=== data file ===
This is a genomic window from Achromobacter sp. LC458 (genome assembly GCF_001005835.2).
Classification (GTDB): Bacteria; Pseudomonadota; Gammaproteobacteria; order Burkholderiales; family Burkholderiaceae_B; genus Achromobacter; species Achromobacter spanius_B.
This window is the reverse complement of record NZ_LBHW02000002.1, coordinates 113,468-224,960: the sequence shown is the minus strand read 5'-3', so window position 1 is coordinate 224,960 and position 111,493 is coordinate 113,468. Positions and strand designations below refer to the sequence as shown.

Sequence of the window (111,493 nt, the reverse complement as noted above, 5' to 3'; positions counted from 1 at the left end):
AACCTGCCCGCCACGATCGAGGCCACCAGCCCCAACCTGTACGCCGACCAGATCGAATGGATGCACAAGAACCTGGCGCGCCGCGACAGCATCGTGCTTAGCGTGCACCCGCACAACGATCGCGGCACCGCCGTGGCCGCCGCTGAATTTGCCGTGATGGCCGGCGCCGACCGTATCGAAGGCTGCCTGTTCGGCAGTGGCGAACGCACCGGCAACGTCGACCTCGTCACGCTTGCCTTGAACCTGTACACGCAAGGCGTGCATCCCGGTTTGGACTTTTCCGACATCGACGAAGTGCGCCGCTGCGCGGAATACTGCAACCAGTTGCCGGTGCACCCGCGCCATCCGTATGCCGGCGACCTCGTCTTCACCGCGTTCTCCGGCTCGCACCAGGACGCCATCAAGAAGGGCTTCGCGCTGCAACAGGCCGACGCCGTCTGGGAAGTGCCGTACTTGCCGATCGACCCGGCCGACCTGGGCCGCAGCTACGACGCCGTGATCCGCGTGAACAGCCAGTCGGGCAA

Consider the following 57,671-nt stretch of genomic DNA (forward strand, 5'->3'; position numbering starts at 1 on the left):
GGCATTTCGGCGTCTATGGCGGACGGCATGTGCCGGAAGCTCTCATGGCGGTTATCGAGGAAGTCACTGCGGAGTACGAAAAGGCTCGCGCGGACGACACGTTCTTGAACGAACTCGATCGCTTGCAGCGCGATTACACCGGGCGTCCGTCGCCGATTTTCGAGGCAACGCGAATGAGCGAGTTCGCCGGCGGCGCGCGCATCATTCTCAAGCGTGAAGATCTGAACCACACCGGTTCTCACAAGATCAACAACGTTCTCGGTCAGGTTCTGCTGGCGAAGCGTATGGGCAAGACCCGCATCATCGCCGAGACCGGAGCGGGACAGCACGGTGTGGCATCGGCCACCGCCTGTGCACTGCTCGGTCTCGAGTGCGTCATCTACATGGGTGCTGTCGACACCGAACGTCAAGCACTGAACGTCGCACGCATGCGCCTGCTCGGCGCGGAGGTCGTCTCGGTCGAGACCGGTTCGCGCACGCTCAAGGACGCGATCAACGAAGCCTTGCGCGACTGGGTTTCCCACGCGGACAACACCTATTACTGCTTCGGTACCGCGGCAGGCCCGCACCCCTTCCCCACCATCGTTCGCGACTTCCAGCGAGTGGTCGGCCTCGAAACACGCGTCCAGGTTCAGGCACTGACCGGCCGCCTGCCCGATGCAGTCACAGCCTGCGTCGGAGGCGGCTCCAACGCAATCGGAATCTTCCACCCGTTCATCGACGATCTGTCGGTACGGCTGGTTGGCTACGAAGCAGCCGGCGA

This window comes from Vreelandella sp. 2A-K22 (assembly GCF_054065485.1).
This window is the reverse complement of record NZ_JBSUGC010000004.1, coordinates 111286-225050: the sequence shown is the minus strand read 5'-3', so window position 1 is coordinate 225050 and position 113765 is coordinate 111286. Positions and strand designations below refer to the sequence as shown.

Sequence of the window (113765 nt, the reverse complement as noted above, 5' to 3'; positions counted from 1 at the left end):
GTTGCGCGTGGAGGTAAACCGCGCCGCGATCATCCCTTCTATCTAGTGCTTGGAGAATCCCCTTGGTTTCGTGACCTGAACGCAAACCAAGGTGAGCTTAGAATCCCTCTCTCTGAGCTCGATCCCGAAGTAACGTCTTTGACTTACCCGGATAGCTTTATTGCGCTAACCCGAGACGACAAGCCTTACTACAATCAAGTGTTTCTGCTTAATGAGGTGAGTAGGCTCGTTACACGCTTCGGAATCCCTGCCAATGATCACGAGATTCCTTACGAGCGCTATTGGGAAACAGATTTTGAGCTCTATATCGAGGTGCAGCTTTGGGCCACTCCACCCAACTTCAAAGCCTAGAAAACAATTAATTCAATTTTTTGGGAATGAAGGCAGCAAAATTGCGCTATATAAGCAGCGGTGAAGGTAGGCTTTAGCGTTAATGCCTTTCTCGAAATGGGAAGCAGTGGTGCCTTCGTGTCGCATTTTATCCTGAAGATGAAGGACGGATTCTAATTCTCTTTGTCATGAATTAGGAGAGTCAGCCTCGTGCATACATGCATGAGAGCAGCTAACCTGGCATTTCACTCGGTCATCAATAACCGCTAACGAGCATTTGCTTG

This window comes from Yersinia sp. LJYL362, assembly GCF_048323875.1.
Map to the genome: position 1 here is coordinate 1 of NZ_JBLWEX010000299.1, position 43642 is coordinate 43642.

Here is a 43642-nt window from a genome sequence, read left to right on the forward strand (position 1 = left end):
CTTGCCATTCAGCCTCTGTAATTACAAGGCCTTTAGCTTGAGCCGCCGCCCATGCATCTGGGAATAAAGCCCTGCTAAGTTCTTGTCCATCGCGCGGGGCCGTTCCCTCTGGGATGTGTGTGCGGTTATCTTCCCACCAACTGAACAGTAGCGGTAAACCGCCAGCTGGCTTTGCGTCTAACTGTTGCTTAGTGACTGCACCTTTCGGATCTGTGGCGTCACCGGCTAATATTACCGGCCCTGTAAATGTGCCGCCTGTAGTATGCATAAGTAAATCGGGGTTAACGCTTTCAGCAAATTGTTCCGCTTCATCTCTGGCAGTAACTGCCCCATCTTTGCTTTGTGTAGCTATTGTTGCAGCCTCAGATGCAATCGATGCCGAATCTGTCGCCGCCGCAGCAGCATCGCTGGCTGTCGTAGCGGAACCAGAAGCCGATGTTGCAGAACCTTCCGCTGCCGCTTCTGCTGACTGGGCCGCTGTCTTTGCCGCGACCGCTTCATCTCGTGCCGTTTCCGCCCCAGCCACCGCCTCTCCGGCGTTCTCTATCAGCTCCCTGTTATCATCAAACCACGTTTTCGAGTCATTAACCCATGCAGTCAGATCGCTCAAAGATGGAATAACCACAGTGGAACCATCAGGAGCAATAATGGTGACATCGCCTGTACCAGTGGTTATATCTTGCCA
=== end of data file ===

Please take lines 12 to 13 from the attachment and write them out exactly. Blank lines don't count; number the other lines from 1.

This window comes from Yersinia sp. LJYL362, assembly GCF_048323875.1.
Map to the genome: position 1 here is coordinate 1 of NZ_JBLWEX010000299.1, position 43642 is coordinate 43642.